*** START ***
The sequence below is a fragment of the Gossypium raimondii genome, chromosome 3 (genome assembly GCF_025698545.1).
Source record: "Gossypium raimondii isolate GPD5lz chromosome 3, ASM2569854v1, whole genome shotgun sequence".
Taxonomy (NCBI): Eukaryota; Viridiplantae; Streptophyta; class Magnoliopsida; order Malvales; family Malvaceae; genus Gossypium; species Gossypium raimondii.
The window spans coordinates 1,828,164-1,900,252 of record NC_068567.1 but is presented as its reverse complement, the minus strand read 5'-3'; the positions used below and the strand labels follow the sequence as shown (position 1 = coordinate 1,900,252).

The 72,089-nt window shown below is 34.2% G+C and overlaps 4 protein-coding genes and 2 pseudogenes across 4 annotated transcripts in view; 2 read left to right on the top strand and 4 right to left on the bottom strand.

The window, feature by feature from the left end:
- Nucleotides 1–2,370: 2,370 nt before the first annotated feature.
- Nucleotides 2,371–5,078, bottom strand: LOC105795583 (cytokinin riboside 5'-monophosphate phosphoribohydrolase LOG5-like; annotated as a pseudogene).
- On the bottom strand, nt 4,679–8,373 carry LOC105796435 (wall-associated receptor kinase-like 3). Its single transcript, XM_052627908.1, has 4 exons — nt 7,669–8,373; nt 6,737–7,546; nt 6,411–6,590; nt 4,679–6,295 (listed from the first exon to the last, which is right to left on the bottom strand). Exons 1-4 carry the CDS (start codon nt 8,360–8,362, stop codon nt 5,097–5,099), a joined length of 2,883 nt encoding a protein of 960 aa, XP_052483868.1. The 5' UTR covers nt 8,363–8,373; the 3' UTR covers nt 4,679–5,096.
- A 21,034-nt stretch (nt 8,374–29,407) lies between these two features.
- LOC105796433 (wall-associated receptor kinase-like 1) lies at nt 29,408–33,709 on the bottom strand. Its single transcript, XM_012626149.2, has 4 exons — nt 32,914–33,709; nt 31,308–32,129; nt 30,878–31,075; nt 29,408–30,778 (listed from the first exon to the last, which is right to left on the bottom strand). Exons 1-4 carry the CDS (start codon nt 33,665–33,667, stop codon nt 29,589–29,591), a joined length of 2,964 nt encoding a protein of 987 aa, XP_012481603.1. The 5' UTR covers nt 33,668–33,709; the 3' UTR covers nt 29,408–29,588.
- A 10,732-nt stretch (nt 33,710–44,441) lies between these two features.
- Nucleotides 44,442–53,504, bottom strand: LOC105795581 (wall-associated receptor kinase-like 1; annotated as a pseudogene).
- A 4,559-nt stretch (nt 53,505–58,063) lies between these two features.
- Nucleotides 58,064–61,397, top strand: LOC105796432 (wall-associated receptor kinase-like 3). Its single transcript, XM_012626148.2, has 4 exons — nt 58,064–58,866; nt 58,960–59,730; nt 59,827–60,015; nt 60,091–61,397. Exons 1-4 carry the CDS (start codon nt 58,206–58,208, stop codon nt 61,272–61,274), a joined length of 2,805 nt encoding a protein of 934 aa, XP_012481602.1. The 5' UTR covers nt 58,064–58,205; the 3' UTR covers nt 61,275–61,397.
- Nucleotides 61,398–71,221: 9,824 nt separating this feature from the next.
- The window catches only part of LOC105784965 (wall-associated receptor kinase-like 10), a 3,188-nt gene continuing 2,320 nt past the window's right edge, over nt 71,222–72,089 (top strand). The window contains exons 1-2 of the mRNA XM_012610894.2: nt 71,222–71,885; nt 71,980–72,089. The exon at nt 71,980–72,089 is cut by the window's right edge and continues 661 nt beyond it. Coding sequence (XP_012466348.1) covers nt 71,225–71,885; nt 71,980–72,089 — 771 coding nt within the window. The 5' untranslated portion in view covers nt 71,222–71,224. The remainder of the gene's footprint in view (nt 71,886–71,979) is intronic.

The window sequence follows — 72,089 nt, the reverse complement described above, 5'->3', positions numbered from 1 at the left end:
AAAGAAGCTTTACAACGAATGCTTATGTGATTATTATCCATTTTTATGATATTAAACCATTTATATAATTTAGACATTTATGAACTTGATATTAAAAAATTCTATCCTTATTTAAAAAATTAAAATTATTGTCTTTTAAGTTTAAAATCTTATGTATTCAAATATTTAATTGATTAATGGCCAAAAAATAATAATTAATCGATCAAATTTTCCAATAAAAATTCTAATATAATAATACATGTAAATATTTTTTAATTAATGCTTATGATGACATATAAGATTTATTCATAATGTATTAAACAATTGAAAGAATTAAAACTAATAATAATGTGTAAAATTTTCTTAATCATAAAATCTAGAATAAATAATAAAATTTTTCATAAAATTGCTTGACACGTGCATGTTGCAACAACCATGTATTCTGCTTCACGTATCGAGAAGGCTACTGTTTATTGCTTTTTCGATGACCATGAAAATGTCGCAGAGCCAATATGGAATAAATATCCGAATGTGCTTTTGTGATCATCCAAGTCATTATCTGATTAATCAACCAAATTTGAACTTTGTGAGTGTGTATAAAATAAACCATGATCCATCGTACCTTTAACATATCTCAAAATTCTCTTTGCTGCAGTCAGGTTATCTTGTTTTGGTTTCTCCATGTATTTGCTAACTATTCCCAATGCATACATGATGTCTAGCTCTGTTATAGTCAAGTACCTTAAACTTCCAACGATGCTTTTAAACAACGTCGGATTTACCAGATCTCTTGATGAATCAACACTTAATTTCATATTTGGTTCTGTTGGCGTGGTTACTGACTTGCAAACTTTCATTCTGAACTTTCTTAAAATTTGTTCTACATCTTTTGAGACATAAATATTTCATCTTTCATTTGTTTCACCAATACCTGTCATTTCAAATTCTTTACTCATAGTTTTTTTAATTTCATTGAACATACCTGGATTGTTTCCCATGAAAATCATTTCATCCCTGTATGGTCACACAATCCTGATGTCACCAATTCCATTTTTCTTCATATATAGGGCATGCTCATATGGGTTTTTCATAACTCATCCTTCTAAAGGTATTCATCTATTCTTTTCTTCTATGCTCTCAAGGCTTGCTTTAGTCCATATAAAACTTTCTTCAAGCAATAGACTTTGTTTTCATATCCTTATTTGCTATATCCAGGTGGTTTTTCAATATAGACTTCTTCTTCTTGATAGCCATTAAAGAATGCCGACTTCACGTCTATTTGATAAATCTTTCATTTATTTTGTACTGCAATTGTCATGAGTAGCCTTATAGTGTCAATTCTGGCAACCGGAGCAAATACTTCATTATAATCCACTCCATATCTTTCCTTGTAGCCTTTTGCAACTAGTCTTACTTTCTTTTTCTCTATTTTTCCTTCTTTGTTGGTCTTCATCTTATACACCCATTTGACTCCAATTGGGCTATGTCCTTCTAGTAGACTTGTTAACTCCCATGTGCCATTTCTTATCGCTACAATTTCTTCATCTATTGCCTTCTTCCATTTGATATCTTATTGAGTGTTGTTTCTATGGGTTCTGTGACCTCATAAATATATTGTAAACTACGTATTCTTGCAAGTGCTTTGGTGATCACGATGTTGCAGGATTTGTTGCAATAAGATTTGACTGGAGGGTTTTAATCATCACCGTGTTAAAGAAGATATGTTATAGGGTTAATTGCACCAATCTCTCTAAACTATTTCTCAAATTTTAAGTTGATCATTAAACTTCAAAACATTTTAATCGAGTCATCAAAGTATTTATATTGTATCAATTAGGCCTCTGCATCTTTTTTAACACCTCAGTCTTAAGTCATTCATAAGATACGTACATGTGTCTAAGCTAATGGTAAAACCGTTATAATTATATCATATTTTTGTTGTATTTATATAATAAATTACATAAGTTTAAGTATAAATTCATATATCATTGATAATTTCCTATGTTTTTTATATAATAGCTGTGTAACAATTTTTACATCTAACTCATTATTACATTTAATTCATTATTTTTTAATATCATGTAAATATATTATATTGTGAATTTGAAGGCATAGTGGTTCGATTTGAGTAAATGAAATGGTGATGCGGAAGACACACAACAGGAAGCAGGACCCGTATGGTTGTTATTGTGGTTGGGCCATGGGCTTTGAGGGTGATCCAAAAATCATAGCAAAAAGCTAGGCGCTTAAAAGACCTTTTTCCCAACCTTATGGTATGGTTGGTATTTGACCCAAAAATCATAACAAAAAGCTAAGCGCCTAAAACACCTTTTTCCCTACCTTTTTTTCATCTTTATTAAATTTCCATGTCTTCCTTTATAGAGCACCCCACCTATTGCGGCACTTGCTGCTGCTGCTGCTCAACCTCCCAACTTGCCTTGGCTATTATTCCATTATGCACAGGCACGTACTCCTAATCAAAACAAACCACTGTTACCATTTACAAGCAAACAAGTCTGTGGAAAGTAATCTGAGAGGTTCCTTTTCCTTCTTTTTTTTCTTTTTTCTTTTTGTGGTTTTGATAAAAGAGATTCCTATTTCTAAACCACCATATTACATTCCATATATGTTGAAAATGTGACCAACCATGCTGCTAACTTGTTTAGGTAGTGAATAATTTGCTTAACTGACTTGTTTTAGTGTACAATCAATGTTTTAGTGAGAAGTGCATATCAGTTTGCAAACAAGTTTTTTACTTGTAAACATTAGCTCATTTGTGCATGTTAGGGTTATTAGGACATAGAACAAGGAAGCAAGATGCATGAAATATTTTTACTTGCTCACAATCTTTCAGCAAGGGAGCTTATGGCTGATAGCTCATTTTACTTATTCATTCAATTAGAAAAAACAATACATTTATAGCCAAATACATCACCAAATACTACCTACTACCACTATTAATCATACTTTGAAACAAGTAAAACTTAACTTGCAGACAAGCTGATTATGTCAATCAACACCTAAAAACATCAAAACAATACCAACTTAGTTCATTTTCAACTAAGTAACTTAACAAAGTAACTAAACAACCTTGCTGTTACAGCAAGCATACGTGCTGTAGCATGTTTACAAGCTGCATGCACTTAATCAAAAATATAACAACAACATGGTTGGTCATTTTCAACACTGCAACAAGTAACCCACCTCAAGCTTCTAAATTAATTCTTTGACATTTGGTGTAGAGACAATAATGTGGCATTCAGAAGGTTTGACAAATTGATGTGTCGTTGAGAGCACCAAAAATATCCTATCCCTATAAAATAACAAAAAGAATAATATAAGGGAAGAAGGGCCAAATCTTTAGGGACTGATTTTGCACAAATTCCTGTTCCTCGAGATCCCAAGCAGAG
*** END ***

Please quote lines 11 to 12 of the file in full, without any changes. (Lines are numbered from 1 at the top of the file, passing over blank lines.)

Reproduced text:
- LOC105796433 (wall-associated receptor kinase-like 1) lies at nt 29,408–33,709 on the bottom strand. Its single transcript, XM_012626149.2, has 4 exons — nt 32,914–33,709; nt 31,308–32,129; nt 30,878–31,075; nt 29,408–30,778 (listed from the first exon to the last, which is right to left on the bottom strand). Exons 1-4 carry the CDS (start codon nt 33,665–33,667, stop codon nt 29,589–29,591), a joined length of 2,964 nt encoding a protein of 987 aa, XP_012481603.1. The 5' UTR covers nt 33,668–33,709; the 3' UTR covers nt 29,408–29,588.
- A 10,732-nt stretch (nt 33,710–44,441) lies between these two features.